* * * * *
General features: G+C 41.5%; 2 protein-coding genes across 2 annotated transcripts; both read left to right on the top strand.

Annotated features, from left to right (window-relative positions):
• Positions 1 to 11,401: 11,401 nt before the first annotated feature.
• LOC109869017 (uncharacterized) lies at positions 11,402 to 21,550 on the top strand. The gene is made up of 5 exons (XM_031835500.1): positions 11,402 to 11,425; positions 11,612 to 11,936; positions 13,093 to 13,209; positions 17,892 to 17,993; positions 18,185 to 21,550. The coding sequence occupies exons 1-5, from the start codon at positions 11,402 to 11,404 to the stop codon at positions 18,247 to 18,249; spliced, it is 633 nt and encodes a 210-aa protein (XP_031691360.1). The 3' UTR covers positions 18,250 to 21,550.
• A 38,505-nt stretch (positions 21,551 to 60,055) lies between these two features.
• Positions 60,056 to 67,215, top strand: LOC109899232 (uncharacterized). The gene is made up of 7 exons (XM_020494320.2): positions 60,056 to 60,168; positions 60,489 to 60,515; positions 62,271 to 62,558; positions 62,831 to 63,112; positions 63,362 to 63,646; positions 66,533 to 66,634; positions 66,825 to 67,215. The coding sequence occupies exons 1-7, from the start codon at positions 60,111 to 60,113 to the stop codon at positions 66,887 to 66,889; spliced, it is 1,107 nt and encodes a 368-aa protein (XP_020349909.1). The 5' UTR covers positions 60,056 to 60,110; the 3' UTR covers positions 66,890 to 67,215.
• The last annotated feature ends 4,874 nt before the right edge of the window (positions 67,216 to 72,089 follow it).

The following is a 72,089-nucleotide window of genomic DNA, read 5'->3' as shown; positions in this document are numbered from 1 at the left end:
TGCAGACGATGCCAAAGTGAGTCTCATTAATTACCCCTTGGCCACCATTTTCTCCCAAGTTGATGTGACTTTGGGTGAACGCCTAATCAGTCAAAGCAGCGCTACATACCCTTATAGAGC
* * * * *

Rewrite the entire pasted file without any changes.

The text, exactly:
General features: G+C 41.5%; 2 protein-coding genes across 2 annotated transcripts; both read left to right on the top strand.

Annotated features, from left to right (window-relative positions):
• Positions 1 to 11,401: 11,401 nt before the first annotated feature.
• LOC109869017 (uncharacterized) lies at positions 11,402 to 21,550 on the top strand. The gene is made up of 5 exons (XM_031835500.1): positions 11,402 to 11,425; positions 11,612 to 11,936; positions 13,093 to 13,209; positions 17,892 to 17,993; positions 18,185 to 21,550. The coding sequence occupies exons 1-5, from the start codon at positions 11,402 to 11,404 to the stop codon at positions 18,247 to 18,249; spliced, it is 633 nt and encodes a 210-aa protein (XP_031691360.1). The 3' UTR covers positions 18,250 to 21,550.
• A 38,505-nt stretch (positions 21,551 to 60,055) lies between these two features.
• Positions 60,056 to 67,215, top strand: LOC109899232 (uncharacterized). The gene is made up of 7 exons (XM_020494320.2): positions 60,056 to 60,168; positions 60,489 to 60,515; positions 62,271 to 62,558; positions 62,831 to 63,112; positions 63,362 to 63,646; positions 66,533 to 66,634; positions 66,825 to 67,215. The coding sequence occupies exons 1-7, from the start codon at positions 60,111 to 60,113 to the stop codon at positions 66,887 to 66,889; spliced, it is 1,107 nt and encodes a 368-aa protein (XP_020349909.1). The 5' UTR covers positions 60,056 to 60,110; the 3' UTR covers positions 66,890 to 67,215.
• The last annotated feature ends 4,874 nt before the right edge of the window (positions 67,216 to 72,089 follow it).

The following is a 72,089-nucleotide window of genomic DNA, read 5'->3' as shown; positions in this document are numbered from 1 at the left end:
TGCAGACGATGCCAAAGTGAGTCTCATTAATTACCCCTTGGCCACCATTTTCTCCCAAGTTGATGTGACTTTGGGTGAACGCCTAATCAGTCAAAGCAGCGCTACATACCCTTATAGAGC